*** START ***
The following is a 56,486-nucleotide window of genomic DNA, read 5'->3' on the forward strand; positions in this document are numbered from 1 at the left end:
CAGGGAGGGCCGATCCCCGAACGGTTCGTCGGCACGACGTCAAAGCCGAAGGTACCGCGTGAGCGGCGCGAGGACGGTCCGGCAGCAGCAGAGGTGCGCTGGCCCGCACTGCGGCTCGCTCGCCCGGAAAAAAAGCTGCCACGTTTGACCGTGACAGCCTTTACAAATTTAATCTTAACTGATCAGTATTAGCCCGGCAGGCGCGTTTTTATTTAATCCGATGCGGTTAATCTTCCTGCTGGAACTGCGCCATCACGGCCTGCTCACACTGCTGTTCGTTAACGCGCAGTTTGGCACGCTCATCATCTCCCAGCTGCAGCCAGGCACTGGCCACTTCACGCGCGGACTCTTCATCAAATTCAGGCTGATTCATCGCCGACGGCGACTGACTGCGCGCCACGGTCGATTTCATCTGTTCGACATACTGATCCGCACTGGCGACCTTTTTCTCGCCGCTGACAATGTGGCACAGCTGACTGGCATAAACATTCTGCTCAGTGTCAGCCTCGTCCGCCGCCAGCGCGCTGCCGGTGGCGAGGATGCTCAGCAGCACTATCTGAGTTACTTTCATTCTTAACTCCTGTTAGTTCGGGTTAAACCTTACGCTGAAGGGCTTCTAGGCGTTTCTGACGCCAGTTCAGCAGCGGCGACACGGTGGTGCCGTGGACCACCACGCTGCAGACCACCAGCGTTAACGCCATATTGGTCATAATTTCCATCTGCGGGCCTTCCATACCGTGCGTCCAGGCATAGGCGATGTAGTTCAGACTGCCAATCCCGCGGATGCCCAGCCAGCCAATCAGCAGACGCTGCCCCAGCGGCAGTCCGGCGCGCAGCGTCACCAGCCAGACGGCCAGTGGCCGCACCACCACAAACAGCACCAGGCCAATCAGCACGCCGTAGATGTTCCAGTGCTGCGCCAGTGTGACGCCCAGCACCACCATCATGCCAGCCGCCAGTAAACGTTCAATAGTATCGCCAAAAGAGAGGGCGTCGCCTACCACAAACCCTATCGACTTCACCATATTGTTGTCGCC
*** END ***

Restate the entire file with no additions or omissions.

The following is a 56,486-nucleotide window of genomic DNA, read 5'->3' on the forward strand; positions in this document are numbered from 1 at the left end:
CAGGGAGGGCCGATCCCCGAACGGTTCGTCGGCACGACGTCAAAGCCGAAGGTACCGCGTGAGCGGCGCGAGGACGGTCCGGCAGCAGCAGAGGTGCGCTGGCCCGCACTGCGGCTCGCTCGCCCGGAAAAAAAGCTGCCACGTTTGACCGTGACAGCCTTTACAAATTTAATCTTAACTGATCAGTATTAGCCCGGCAGGCGCGTTTTTATTTAATCCGATGCGGTTAATCTTCCTGCTGGAACTGCGCCATCACGGCCTGCTCACACTGCTGTTCGTTAACGCGCAGTTTGGCACGCTCATCATCTCCCAGCTGCAGCCAGGCACTGGCCACTTCACGCGCGGACTCTTCATCAAATTCAGGCTGATTCATCGCCGACGGCGACTGACTGCGCGCCACGGTCGATTTCATCTGTTCGACATACTGATCCGCACTGGCGACCTTTTTCTCGCCGCTGACAATGTGGCACAGCTGACTGGCATAAACATTCTGCTCAGTGTCAGCCTCGTCCGCCGCCAGCGCGCTGCCGGTGGCGAGGATGCTCAGCAGCACTATCTGAGTTACTTTCATTCTTAACTCCTGTTAGTTCGGGTTAAACCTTACGCTGAAGGGCTTCTAGGCGTTTCTGACGCCAGTTCAGCAGCGGCGACACGGTGGTGCCGTGGACCACCACGCTGCAGACCACCAGCGTTAACGCCATATTGGTCATAATTTCCATCTGCGGGCCTTCCATACCGTGCGTCCAGGCATAGGCGATGTAGTTCAGACTGCCAATCCCGCGGATGCCCAGCCAGCCAATCAGCAGACGCTGCCCCAGCGGCAGTCCGGCGCGCAGCGTCACCAGCCAGACGGCCAGTGGCCGCACCACCACAAACAGCACCAGGCCAATCAGCACGCCGTAGATGTTCCAGTGCTGCGCCAGTGTGACGCCCAGCACCACCATCATGCCAGCCGCCAGTAAACGTTCAATAGTATCGCCAAAAGAGAGGGCGTCGCCTACCACAAACCCTATCGACTTCACCATATTGTTGTCGCC